Regulators Warn Lenders Of Risk Layering At NCUA Summit

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WASHINGTON - Regulators warned credit unions and other lenders last week of loading on too much risk with exotic new loan products, a practice known as risk-layering.

Federal Reserve Governor Susan Bies told attendees of NCUA's Risk Mitigation Summit that regulatory supervisors have noticed that lenders are increasingly combining non-traditional mortgage loans with risk layering practices, such as by not evaluating a borrower's ability to repay the loan.

"We are also seeing more frequent use of limited or no documentation in evaluating an applicant's income and assets," said Bies, warning that the increasing easing on credit requirements, combined with non-traditional loan products, especially to subprime borrowers, "may generate losses on these products greater than has been observed in the past."

In addition, increasing numbers of borrowers are buying property with no equity down payment by using simultaneous second liens, said the Fed Governor.

"The greater prevalence of risk-layering practices and sales of non-traditional mortgage products to non-prime borrowers have occurred in the past few years as competition for borrowers and declining profit margins has prompted lenders to loosen their credit standards to maintain loan volume in a slowing environment," said Bies.

Bies called on credit unions and other lenders to make sure the complexity of these new mortgage products is clearly understood by both the lenders and the borrowers.

Other speakers emphasized the need for credit unions to adopt a balanced approach to risk mitigation, no matter how large or small the institutions.

Leo Tillman, a senior managing director with Bear Stearns, insisted that even the smallest credit union should be engaged in evaluating and managing the risks.

Owen Cole, director of NCUA's Office of Capital Markets and Planning, said that risk mitigation strategies are especially important for those credit unions that choose to hold fixed-rate mortgages in their portfolios, as well as non-traditional mortgages.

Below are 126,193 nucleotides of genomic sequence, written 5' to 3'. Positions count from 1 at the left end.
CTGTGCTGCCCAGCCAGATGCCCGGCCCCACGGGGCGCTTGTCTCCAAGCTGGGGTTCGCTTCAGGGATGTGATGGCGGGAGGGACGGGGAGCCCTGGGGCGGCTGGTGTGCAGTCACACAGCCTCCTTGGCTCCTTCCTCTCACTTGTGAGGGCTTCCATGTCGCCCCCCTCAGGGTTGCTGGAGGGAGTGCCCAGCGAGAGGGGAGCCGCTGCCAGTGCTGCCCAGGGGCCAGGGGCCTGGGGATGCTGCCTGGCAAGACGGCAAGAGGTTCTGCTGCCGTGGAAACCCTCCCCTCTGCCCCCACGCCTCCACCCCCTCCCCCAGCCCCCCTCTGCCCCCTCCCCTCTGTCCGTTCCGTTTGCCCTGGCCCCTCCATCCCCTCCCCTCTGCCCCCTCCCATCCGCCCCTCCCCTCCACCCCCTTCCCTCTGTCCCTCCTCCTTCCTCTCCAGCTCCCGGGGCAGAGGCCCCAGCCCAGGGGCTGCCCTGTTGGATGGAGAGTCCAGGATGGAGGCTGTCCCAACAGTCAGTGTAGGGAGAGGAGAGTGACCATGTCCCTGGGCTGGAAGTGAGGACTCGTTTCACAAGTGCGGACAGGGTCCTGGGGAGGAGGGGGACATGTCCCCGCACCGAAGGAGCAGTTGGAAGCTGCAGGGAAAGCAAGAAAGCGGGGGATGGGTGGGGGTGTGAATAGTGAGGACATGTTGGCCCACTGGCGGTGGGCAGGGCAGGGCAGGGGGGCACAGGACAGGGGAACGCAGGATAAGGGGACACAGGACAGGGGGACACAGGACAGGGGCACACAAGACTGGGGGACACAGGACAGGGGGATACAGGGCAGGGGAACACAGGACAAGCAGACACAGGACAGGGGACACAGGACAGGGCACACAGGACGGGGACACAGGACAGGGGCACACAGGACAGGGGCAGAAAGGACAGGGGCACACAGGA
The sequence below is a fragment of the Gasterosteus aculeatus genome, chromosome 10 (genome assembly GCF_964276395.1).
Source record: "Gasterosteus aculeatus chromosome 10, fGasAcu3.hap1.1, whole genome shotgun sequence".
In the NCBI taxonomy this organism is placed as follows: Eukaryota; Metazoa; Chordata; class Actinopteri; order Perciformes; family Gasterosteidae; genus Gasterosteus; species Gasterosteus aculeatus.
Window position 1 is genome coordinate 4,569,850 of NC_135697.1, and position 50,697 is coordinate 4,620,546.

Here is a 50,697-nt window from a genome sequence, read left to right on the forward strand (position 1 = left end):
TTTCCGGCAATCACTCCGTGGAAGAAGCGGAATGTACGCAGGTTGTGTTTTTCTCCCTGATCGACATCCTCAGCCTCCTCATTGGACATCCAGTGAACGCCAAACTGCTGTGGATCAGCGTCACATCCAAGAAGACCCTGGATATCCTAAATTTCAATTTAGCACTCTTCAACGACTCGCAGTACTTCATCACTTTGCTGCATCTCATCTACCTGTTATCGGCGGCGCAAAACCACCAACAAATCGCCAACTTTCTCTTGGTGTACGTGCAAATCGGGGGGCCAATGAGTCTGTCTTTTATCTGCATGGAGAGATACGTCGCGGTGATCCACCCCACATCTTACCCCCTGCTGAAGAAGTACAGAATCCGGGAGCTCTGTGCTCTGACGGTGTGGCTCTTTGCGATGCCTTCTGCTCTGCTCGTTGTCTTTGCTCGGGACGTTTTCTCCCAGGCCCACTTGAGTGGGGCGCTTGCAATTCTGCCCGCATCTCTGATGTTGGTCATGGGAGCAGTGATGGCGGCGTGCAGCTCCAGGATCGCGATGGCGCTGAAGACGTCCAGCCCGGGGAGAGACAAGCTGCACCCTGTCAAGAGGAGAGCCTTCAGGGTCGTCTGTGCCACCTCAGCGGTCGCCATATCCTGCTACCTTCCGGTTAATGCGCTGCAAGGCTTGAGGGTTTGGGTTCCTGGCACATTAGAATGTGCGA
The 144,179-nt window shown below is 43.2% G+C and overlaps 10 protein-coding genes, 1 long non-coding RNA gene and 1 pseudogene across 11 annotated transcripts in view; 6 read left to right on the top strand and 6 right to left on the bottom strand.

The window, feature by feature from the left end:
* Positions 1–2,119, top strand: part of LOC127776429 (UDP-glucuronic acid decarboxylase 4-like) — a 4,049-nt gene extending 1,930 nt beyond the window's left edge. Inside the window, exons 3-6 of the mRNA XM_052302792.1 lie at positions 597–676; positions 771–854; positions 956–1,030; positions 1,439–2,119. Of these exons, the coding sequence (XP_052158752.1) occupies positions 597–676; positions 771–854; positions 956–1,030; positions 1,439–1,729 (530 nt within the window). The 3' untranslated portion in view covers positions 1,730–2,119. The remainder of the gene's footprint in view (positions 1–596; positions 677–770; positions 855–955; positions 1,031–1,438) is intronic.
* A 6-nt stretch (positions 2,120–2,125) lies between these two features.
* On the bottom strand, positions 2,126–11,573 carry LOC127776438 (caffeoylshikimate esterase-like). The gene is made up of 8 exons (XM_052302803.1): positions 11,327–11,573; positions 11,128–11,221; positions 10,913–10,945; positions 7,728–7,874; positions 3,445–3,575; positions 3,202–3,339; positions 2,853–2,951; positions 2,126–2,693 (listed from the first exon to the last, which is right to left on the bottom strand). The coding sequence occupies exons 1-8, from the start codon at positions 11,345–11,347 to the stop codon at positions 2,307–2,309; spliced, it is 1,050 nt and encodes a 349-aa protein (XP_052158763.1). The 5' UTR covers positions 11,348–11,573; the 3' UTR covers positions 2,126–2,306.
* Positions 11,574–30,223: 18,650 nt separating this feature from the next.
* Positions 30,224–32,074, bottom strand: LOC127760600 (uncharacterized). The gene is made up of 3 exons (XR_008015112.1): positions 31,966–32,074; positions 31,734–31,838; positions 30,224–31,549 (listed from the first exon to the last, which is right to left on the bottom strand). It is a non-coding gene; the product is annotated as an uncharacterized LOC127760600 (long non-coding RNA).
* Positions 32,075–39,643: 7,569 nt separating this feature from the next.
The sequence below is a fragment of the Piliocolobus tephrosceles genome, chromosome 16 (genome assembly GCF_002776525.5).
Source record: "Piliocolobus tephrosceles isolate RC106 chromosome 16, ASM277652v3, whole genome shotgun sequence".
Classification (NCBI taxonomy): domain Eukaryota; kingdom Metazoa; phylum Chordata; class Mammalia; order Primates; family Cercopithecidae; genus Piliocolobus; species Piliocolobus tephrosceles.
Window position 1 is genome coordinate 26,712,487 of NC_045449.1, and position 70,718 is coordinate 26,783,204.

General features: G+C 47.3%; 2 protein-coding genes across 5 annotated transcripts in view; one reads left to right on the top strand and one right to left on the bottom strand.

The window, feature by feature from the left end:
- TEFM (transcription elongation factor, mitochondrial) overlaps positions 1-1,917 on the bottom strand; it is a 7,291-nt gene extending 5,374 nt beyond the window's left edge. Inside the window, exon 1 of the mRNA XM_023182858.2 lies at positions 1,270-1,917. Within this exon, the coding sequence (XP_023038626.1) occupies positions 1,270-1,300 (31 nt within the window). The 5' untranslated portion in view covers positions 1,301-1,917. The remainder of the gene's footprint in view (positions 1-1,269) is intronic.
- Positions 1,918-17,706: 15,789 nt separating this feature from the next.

"Credit unions should be measuring market and liquidity risk for those non-traditional products," said Cole.

He suggested steps like securitizing mortgages with government-sponsored enterprises or with private investors; or hedging their risks with derivatives. In addition to mitigating risk, this can free up more assets that credit unions can use for additional lending or other purposes, he said.

Other speakers included, Emily Hollis, president of ALM First Financial Advisors; Henry Norwood, senior vice president of QRM; Mathew Slaughter, a member of the President's Council of Economic Advisors; Robert Burrell, chief investment officer for WesCorp FCU; Dennis DeGroodt, president Missouri Corporate CU; Larry Harmon, chief risk officer, Members United Corporate FCU; Blaine Frantz, an analyst with Moody's Investment Services; Robert Couch, president of Ginnie Mae; Geoff Bacino, member of the Federal Housing Finance Board and former NCUA Board member; and NCUA Vice Chairman Rodney Hood, who organized the event. (c) 2007 The Credit Union Journal and SourceMedia, Inc. All Rights Reserved. http://www.cujournal.com http://www.sourcemedia.com

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